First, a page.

Environmental Sensing Technologies for Visual Impairment


This STS will focus on emerging technologies capable of sensing environmental features for applications in accessibility technologies for persons with visual impairment, including low vision and blindness. The development of environmental sensing technologies (ESTs) and the study of their potential to support the activities of daily living for visually impaired persons is progressing at a rapid pace, and engages many disparate research fields, including computer vision, machine learning, wearable sensors, ubiquitous computing, crowdsourcing, man-machine interfaces, and human factors. It is important to create a forum to forge interdisciplinary links among practitioners in these fields and to promote research into ESTs that will have the greatest likelihood of having a real impact on the lives of people with visual impairment.

Background and Significance

ESTs such as computer vision and mobile sensors hold the promise to greatly extend the capabilities afforded by more mature technologies such as GPS, widely used in commercial systems for visually impaired persons to provide outdoor navigation and wayfinding assistance. For instance, computer vision has the potential to detect and recognize informational signs normally accessible only to those who are sighted. Indoor localization systems are also being developed that can provide persons with visual impairments with wayfinding information where GPS is unavailable. Modern smartphones come equipped with screen readers, high resolution cameras with focusing capabilities, and multiple on-board sensors, providing an ideal platform to host many of these ESTs. Apps such as Seeing AI and Lookout use deep learning to recognize the scene captured by the camera, while services such as Be My Eyes and Aira rely on remote sighted assistants to provide real-time scene interpretation and description. Meanwhile, auxiliary hardware such as wearable cameras and other sensors add additional capabilities and improved form factors to the smartphone platform, which can be augmented by bone conduction headphones and portable VR/AR headsets to provide fully immersive experiences.

While ESTs are developing at a rapid pace, harnessing their capabilities in accessibility technology for the community of people with visual impairment poses a variety of technological, design and human factors challenges. For example, while traditional computer vision applications are normally designed for imagery taken by a normally sighted user or acquired by a rigidly mounted camera, images taken by visually impaired individuals are normally highly unconstrained, especially for blind users who may not know where to aim the camera. Such applications often demand “vision without sight” – the ability of an access tool to provide a user interface (UI) to actively direct the search of a user with no useful vision towards likely targets of interest. Indeed, UI design – which demands a realistic understanding of the possibilities offered by the available interfaces (visual, audio, tactile) – is of paramount importance in the design of access tools, yet is often neglected or minimized when focus is placed solely on the design and optimization of the ESTs themselves. In addition to UI design, research on applications for the visually impaired population requires informed knowledge of many other human factors issues, including the actual problems impairing the activities of daily living of these users and an awareness of existing assistive aids. Finally, researchers must adopt a system-level approach to the design of algorithms and hardware that takes into consideration practical factors such as form factor, size, speed and cost.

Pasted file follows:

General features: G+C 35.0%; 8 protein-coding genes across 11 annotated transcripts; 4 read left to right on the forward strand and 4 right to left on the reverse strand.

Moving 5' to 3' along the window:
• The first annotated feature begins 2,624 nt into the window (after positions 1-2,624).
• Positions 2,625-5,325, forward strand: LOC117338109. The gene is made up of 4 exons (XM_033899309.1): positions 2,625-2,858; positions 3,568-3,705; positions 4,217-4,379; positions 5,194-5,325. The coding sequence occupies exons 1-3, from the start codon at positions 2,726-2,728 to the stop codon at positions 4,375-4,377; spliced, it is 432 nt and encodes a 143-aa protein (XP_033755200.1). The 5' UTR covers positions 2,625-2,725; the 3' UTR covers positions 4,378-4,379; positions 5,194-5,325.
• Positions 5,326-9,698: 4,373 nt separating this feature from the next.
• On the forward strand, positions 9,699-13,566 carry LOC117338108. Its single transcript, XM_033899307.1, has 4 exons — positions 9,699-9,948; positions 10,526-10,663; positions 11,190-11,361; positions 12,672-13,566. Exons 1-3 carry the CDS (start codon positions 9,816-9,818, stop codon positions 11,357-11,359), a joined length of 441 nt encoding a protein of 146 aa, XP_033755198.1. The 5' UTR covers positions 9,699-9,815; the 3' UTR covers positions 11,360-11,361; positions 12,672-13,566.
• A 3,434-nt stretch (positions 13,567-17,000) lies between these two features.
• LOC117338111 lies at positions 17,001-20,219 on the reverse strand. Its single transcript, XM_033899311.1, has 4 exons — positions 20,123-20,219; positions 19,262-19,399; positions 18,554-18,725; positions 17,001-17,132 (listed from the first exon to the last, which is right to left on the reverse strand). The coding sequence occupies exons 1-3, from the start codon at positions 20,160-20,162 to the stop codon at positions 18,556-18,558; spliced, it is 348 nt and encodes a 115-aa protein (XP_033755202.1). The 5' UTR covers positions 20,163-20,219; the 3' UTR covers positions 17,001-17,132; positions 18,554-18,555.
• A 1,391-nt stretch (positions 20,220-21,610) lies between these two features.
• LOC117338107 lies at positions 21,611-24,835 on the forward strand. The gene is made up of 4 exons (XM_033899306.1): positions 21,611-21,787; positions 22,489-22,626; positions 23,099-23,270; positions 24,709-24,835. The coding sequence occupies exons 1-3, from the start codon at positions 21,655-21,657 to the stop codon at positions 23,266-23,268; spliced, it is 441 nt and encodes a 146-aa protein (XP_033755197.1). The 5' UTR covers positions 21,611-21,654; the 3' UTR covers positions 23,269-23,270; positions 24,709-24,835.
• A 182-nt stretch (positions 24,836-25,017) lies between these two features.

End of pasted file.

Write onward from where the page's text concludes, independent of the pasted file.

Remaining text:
Call for Contributions

The development of ESTs that meets these challenges demands participation by experts from multiple and disparate disciplines, including rehabilitation, clinical science, orientation and mobility, user interfaces, accessibility, human factors and computer vision/sensors – the very range of expertise and approaches that is invited to contribute to this STS.

Contributions to the STS have to be submitted using the standard submission procedures of ICCHP.


Contributions to a STS have to be submitted using the standard submission procedures of ICCHP.
When submitting your contribution please make sure to select the right STS under "Special Thematic Session". Contributions to a STS are evaluated by the Programme Committee of ICCHP and by the chair(s) of the STS. Please get in contact with the STS chairs for discussing your involvement and pre-evaluation of your contribution. Submission Deadline for Contributions to STSs: April 15, 2020